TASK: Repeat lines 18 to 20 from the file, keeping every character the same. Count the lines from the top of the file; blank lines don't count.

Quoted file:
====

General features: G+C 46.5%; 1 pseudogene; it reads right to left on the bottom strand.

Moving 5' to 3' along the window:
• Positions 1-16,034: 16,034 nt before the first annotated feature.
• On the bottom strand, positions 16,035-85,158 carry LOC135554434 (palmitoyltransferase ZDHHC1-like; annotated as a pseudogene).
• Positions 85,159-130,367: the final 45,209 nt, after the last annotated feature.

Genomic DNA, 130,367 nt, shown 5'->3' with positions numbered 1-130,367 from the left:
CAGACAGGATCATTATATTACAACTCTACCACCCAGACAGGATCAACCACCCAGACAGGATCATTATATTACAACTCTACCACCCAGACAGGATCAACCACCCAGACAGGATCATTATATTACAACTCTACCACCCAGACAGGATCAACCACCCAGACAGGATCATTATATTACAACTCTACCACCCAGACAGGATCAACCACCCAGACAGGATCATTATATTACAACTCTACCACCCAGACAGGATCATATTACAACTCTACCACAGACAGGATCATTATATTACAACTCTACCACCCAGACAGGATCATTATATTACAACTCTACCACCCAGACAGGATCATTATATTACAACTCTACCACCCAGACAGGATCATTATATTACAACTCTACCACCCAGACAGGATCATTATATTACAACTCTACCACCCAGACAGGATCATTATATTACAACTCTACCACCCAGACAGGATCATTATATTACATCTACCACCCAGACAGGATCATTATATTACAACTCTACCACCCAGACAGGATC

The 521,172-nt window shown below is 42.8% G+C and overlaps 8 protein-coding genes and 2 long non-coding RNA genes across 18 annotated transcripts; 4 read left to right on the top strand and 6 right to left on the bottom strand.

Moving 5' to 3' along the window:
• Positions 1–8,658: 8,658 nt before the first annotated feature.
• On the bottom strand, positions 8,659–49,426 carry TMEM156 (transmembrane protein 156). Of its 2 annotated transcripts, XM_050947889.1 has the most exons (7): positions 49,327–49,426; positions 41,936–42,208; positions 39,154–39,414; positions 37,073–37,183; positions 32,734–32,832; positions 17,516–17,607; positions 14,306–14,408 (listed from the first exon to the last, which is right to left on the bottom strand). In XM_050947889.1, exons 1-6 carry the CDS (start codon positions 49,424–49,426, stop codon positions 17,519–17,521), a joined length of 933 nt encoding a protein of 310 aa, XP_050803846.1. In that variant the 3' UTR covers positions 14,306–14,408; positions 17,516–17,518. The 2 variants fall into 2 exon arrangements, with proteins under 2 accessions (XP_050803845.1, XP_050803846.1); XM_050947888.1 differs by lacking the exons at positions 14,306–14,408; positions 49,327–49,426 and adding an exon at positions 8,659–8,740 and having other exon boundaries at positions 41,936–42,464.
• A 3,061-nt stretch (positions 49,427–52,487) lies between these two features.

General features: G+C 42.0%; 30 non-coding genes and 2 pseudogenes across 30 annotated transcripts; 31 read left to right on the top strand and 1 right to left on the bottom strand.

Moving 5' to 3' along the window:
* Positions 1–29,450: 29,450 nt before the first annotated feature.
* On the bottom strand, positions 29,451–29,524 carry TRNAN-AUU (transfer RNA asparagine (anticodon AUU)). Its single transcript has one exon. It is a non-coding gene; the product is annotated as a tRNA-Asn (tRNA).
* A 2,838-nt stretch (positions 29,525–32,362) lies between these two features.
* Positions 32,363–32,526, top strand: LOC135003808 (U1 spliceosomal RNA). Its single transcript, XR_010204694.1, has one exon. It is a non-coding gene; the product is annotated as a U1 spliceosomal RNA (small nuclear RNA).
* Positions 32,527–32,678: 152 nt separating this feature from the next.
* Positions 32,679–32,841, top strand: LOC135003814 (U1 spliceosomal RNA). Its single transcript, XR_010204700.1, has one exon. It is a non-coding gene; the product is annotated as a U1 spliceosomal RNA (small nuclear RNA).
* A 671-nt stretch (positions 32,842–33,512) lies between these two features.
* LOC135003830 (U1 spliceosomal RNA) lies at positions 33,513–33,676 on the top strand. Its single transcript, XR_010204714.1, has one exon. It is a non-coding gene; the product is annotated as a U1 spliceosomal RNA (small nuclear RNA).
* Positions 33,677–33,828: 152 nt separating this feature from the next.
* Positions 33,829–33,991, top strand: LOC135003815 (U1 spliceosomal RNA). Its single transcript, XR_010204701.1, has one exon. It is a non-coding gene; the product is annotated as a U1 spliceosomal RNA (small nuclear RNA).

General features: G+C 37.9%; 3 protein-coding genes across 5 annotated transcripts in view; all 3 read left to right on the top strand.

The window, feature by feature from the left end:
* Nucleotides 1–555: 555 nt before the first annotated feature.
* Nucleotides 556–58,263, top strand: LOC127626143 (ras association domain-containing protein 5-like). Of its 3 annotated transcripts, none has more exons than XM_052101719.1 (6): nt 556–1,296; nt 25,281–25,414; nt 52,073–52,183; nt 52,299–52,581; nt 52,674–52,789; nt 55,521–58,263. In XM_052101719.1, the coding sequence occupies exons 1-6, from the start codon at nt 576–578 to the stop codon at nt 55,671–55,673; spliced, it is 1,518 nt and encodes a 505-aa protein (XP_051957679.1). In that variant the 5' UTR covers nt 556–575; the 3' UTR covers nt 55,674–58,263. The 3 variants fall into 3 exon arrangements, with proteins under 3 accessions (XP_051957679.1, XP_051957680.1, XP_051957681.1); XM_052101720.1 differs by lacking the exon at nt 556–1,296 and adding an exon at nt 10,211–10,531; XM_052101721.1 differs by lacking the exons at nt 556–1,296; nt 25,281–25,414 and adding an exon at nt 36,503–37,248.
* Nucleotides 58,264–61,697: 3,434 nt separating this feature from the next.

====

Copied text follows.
* Positions 32,363–32,526, top strand: LOC135003808 (U1 spliceosomal RNA). Its single transcript, XR_010204694.1, has one exon. It is a non-coding gene; the product is annotated as a U1 spliceosomal RNA (small nuclear RNA).
* Positions 32,527–32,678: 152 nt separating this feature from the next.
* Positions 32,679–32,841, top strand: LOC135003814 (U1 spliceosomal RNA). Its single transcript, XR_010204700.1, has one exon. It is a non-coding gene; the product is annotated as a U1 spliceosomal RNA (small nuclear RNA).